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Connor Sauby's Pacific Dolphin #267, Juniper, Des Moines/Seattle Washington  

April 29/30, 2021. As promised here is #267's new page. Click here to check #267's history

Hi Ron

Just wanted to let you know that I am the proud new owner of hull #276, 1976 Pacific Dolphin 24! She is my first sailboat, although I have been sailing for a few years now off and on. Her name, according to the website, is currently Tiare. However, the previous owner (or the one before him) had taken off the lettering so she is sitting nameless. Unfortunately I know someone named Tiare so I will probably be renaming her (with the proper ceremonies of course). I haven't decided on a name yet, so if any readers have a suggestion let me know! Thinking of Balaena (Buh-
lane-uh) or Cetacea (Set-uh-see-uh).

I picked her up for $4900 with 2 outboards. She is structurally in very good condition (for a boat from 1976) with the standing rigging replaced within the last few years; it's still shiny. She could use a good deck swab but otherwise in good condition for $4900!I've been browsing the website since I saw her on craigslist and the website ultimately helped me decide to buy her. She's a beautiful boat, and I couldn't be more excited!

Projects planned: Install a porta-potty (she doesn't have one), repair the propane stove and propane system, fix up the 4 hp outboard (the 2.5hp works but is obviously grossly underpowered for a Dolphin), and install an A/C electrical system; she only has DC.The nice gal that showed me the boat (friend of the previous owner) gave me contact information for someone in the area that has (currently?) owned 4 or 5 dolphins and knew the designer of the boat or something. If he texts me back he would be a wonderful resource to have nearby!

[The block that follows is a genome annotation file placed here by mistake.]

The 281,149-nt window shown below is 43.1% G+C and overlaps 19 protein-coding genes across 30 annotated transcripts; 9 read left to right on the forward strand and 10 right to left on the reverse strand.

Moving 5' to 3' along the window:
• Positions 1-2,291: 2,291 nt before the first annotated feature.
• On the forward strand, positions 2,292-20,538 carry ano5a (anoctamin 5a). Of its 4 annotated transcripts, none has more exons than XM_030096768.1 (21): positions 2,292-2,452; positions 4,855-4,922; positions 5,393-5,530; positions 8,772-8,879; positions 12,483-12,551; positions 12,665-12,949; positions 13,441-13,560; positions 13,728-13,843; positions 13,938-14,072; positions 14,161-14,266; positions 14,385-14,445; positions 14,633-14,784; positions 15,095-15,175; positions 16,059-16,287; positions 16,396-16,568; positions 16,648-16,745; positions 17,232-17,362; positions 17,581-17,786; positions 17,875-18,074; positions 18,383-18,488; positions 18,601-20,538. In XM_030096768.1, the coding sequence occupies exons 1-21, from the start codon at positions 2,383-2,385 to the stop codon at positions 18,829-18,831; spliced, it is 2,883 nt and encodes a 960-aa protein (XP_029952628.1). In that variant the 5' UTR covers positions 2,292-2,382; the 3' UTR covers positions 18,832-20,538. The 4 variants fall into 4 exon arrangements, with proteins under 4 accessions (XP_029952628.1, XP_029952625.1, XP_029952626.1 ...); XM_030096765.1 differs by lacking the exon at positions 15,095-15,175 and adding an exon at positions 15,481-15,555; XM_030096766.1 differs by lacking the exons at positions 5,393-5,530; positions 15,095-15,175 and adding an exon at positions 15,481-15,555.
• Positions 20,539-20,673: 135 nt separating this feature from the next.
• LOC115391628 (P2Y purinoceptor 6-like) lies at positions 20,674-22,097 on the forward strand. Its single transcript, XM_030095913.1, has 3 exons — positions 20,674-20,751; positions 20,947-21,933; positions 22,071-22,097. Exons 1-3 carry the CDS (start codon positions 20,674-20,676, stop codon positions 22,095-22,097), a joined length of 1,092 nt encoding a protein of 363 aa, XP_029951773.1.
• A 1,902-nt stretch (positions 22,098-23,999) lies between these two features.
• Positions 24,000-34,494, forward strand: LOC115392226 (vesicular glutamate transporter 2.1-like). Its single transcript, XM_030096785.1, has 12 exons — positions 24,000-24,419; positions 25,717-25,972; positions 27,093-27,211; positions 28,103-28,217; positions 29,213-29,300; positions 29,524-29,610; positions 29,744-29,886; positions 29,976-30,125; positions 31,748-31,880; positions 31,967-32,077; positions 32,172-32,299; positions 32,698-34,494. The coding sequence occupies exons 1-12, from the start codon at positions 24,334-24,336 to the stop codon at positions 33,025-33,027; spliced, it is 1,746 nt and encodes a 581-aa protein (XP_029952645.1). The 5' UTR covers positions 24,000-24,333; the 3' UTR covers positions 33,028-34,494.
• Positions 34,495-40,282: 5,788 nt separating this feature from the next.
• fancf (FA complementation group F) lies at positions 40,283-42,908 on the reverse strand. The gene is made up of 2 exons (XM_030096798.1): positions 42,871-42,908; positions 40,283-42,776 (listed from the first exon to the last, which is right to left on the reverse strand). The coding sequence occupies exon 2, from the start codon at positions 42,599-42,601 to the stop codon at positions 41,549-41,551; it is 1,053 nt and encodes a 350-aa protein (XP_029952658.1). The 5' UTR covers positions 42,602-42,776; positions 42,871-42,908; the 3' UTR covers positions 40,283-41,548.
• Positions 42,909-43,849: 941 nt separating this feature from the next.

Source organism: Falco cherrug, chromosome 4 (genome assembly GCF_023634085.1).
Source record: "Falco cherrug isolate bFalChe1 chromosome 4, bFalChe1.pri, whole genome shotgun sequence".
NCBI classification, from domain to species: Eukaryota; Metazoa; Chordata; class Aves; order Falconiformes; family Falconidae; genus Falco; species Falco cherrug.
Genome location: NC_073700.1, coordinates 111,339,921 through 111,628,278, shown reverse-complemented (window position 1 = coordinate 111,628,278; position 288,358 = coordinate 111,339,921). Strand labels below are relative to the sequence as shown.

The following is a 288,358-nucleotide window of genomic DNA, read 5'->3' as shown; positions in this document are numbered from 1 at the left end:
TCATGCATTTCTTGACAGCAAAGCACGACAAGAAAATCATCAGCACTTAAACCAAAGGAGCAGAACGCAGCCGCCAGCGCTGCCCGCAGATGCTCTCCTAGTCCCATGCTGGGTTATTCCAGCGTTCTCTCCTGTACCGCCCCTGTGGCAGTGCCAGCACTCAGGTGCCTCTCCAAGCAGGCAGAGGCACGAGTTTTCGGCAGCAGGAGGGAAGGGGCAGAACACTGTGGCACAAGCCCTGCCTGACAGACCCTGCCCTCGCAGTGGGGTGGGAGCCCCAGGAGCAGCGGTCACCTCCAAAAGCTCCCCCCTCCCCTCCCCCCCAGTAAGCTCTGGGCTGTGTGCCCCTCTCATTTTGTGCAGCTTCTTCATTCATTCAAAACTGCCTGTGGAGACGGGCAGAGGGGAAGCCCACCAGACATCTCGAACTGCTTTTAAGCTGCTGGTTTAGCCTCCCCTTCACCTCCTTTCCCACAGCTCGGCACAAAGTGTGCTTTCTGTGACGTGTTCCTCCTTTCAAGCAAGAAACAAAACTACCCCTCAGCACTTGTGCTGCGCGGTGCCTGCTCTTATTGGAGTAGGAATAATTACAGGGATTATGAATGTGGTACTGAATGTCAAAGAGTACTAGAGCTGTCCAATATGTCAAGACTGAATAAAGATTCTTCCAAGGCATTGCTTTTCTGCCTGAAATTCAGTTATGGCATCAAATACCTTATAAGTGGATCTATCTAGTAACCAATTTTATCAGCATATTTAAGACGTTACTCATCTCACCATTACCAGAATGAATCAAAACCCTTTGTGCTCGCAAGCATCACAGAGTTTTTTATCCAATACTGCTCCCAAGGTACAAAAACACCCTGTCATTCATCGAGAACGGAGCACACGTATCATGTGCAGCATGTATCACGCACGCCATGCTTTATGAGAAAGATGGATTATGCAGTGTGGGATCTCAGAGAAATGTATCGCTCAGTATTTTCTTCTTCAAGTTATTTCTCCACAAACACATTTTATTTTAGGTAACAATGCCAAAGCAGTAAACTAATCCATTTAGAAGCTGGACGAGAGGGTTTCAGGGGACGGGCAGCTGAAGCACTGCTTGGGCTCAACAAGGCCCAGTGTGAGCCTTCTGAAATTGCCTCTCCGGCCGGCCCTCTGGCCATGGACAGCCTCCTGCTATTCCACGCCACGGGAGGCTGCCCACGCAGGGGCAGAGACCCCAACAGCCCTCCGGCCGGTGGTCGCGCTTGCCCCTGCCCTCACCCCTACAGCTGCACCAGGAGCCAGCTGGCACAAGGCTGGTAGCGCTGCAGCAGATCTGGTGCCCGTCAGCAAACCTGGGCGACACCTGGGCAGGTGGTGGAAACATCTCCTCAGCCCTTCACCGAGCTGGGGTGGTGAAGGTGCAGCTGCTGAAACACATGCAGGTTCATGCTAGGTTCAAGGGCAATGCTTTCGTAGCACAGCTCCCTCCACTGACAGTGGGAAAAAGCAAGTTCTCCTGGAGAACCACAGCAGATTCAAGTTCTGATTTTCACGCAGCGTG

I'll keep you updated on anything major happening with #267.

Fair Winds and Following Seas

Connor Sauby

Click here for a larger image and WELCOME ABOARD CONNOR!

Responding to the Webmaster's Welcome Aboard email Connor adds this postscript

Hi Ron,

It is actually Connor with an O R instead of an E R :) (Corrections made - website staff has been admonished!)

I've decided on the name Juniper, and she is moored in Des Moines, WA in the same slip as the previous owner, but her home port is Seattle, WA.

Took her for her maiden voyage today and it was lovely. Had some fun figuring everything out on a new to me boat, and my girlfriend had never sailed before but she did great in some choppy seas. I will definitely want to fashion a plug around the outboard opening as water was splashing up. Webmaster Note: Check out http://dolphin24.org/Marionette_transom_locker_stuff.html

Looks like I have to rewire the running lights because they weren't working. Very excited to own her, and I can't wait for the next adventures in store!




January 18, 2022 - A 'long' report'

Hi Ron,

Hoping you and your family are well and had a great new year.Was perusing the website the past couple of days and thought I might send in an update after my first season of ownership of #267 Juniper. Overall very happy with her and having a blast. She's perfect for quick day sails and the occasional overnighter.

Every marina neighbor I've met has mentioned that they always admire the lines of Juniper. It's what caught my eye initially too! Dolphins are real lookers, even when the gelcoat needs a good polish - like mine. Today my girlfriend and I finally did the "official" renaming ceremony with some Champagne and cleansed Poseidon's ledger of the name Tiare and restruck it with Juniper. Started the ceremony after watching a small pod of dolphins pass by the boat, must be a good omen. We'll be printing some vinyl stickers to put the name on her, thinking gold to go with the forest green.